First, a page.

A person holds up a sign that reads "Daniel Lurie for Mayor" in a large indoor crowd.
Supporters of Daniel Lurie hold up signs as he announces his candidacy for Mayor of San Francisco at the Potrero Hill Neighborhood House in San Francisco on Sept. 26, 2023. (Martin do Nascimento/KQED)

“I think there’s an outside chance she’s beatable,” Latterman said. “I still have not handicapped her to lose this race because you have to have an alternative who people envision as a mayor, (who) they see as a leader who can do her politics generally but much more effective and strong.

“People don’t know a damned thing about Lurie. They don’t know if he’s that guy.”

Latterman said it would take a few hundred more donors crossing over to signal Breed is losing enough contributors to endanger her campaign. Ross said the donors are also significant because they’re more powerful measures of success than the gobs of cash raised by independent expenditure committees.

Independent expenditure committee money is usually spent on TV and internet advertisements. According to Ross, mayoral campaigns are won and lost based on the strength of the “retail campaign,” which are candidate meet-and-greets held in local shops and people’s living rooms.

Ross said Newsom did “a thousand events.”

“They want to talk to the mayor. They want to touch them,” he continued.

Commercial real estate broker Zach Haupert, who lives in San Francisco with his wife and two young children, connected with Breed and Lurie at events.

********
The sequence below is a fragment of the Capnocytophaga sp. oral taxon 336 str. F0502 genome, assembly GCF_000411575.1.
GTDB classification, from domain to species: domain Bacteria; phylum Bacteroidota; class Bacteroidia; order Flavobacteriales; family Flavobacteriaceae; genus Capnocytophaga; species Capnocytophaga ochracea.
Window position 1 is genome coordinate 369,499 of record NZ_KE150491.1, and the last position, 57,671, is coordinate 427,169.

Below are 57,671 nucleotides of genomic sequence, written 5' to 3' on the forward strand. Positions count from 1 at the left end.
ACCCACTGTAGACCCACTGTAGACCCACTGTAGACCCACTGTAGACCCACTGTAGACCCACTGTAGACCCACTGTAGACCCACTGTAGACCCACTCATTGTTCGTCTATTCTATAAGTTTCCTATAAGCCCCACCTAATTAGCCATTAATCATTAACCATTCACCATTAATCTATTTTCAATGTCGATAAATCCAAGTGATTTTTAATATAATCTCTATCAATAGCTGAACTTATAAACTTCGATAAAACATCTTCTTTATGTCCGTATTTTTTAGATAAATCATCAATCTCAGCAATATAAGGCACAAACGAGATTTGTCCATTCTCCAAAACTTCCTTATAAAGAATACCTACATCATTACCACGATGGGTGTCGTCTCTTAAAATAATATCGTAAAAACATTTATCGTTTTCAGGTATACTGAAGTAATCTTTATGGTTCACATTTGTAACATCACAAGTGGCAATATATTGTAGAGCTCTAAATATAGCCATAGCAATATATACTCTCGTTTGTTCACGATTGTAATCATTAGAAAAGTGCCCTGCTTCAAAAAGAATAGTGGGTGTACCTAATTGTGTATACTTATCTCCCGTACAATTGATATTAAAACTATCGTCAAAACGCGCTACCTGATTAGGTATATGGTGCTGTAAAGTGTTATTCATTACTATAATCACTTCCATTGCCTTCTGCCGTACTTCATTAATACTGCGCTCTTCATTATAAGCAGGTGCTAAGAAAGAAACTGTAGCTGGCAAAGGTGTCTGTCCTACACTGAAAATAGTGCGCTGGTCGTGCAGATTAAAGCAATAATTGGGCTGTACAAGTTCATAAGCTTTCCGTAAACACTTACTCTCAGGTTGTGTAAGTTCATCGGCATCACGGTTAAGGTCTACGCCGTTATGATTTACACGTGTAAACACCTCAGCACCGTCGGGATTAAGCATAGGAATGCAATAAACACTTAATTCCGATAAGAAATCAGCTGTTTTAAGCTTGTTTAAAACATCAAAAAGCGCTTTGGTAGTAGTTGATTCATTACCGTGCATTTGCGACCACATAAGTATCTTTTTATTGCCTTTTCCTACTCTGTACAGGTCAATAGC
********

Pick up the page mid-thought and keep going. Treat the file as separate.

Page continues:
Haupert, who grew up in Indiana and moved to the city in 2007, met Breed at a candidate luncheon in 2018 at the Old Clam House on Bayshore, one of the city’s oldest restaurants. It was after the death of Mayor Ed Lee, the moment that thrust the responsibility of leadership on Breed’s shoulders. As the then-Board of Supervisors president, she became acting mayor.

At the Clam House, Breed recounted what led her to that moment: growing up in the Fillmore, a historically Black San Francisco community, she rose out of a family touched by drug addiction and poverty to become a prominent city leader.

“Her personal story was hugely important to me,” Haupert said.

He felt inspired. He donated $500 to her campaign. Since then, Haupert saw the streets surrounding his business fall into decline. His office in the South Beach neighborhood became “lined with encampments” during the pandemic, he said.

“We end up chasing off people trying to break into our building, more or less just vandalizing everything that’s in their path,” he said.

Haupert agrees with Breed’s solutions for crime, which include raises to retain police officers but feels she hasn’t gotten the job done. His dissatisfaction led him to attend Lurie’s campaign kickoff at the Potrero Hill Neighborhood House in September.

“I listened to him speak, and I was fully on board and empowered by what his plan is,” Haupert said.

That sets Haupert apart from Louie, who is still on the fence about the candidates. Kim said while it’s unusual to see donors like Haupert spurn a candidate they’ve previously supported in a reelection year, “I think we’re also in very different political times in San Francisco.”

Louie is ready for candidates to deliver.


“At this point, I think people are really looking for results because they’ve had a lot of the talk,” she said.